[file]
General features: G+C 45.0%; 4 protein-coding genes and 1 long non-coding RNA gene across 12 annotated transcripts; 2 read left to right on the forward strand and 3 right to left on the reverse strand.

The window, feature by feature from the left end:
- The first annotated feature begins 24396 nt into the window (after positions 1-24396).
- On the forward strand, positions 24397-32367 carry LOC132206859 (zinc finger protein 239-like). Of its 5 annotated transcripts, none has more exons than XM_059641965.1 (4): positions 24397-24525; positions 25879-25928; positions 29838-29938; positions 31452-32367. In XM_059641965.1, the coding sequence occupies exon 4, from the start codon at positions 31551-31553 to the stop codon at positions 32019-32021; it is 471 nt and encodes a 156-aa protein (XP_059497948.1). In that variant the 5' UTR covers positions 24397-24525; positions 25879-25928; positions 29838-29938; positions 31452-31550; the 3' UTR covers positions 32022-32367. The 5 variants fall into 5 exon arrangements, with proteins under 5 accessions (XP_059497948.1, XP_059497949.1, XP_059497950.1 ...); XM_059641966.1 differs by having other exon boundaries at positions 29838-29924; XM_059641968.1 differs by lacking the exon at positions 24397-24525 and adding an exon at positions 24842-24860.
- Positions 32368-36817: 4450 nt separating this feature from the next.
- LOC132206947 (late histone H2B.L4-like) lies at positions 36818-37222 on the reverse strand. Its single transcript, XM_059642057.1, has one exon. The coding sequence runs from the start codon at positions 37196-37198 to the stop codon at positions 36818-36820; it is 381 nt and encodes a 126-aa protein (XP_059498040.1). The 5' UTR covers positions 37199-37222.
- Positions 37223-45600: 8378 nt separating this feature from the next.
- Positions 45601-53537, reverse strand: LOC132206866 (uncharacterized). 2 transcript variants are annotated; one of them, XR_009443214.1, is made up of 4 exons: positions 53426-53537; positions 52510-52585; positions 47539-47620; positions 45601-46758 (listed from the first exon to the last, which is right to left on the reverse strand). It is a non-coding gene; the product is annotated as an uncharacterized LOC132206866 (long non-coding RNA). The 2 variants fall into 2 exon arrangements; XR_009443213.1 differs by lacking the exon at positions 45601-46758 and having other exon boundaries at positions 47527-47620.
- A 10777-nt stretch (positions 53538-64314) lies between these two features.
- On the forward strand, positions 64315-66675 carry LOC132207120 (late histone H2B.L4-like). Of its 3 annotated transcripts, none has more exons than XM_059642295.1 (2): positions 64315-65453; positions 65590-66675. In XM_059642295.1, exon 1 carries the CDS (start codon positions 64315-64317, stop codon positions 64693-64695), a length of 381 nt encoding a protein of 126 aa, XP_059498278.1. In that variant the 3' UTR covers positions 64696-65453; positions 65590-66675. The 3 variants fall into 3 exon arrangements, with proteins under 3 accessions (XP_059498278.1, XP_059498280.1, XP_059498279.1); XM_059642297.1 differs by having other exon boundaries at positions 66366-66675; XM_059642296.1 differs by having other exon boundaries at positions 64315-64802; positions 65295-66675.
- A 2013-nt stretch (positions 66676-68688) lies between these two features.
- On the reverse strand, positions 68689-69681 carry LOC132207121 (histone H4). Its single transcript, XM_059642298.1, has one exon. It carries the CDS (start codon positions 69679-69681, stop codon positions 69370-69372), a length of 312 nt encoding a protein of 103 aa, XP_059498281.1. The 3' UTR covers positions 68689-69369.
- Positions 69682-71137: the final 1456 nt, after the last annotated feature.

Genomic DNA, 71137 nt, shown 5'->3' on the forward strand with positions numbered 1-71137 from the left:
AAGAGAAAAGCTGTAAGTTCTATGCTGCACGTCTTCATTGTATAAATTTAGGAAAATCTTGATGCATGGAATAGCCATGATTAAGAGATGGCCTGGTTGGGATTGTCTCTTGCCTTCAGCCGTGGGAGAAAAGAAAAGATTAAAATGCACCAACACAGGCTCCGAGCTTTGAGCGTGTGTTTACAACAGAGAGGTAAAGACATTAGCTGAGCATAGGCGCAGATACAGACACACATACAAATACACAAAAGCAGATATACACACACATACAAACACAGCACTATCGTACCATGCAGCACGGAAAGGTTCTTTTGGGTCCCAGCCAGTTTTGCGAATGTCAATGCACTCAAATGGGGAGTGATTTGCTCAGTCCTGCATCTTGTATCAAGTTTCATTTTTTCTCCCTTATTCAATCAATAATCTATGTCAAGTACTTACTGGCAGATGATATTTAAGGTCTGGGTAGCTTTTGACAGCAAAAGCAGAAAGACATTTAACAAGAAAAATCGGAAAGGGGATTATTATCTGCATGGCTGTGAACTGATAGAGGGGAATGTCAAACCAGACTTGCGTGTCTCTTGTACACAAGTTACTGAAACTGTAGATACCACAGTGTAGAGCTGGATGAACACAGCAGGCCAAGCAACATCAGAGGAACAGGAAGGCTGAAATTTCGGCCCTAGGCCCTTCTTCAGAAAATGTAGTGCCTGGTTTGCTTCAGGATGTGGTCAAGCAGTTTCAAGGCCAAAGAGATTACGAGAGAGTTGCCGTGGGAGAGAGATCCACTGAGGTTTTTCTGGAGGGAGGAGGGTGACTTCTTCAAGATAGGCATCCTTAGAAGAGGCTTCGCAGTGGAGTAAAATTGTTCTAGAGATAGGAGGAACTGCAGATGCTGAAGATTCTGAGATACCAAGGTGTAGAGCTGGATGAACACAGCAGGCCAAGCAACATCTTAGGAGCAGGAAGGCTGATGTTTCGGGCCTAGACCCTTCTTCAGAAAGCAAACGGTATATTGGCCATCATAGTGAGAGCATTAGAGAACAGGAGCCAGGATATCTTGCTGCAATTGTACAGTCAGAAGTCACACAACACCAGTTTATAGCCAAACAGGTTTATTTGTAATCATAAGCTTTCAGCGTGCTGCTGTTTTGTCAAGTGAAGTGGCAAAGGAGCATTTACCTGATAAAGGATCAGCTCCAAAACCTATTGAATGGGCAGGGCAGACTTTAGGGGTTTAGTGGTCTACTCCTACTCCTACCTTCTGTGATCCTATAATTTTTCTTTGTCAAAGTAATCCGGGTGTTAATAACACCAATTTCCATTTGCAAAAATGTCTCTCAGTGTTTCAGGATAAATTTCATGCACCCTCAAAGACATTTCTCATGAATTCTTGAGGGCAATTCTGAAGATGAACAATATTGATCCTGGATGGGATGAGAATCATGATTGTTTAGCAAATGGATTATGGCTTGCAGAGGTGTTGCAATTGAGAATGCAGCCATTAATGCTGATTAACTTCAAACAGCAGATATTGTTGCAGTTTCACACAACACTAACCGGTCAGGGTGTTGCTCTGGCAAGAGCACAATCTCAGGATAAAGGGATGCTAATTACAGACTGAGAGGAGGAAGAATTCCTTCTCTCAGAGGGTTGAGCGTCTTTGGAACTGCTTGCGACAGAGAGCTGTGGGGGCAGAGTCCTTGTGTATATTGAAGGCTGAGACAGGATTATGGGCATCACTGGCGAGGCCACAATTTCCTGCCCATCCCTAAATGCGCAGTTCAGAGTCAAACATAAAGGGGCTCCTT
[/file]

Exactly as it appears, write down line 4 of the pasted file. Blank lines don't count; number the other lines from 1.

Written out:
- On the forward strand, positions 24397-32367 carry LOC132206859 (zinc finger protein 239-like). Of its 5 annotated transcripts, none has more exons than XM_059641965.1 (4): positions 24397-24525; positions 25879-25928; positions 29838-29938; positions 31452-32367. In XM_059641965.1, the coding sequence occupies exon 4, from the start codon at positions 31551-31553 to the stop codon at positions 32019-32021; it is 471 nt and encodes a 156-aa protein (XP_059497948.1). In that variant the 5' UTR covers positions 24397-24525; positions 25879-25928; positions 29838-29938; positions 31452-31550; the 3' UTR covers positions 32022-32367. The 5 variants fall into 5 exon arrangements, with proteins under 5 accessions (XP_059497948.1, XP_059497949.1, XP_059497950.1 ...); XM_059641966.1 differs by having other exon boundaries at positions 29838-29924; XM_059641968.1 differs by lacking the exon at positions 24397-24525 and adding an exon at positions 24842-24860.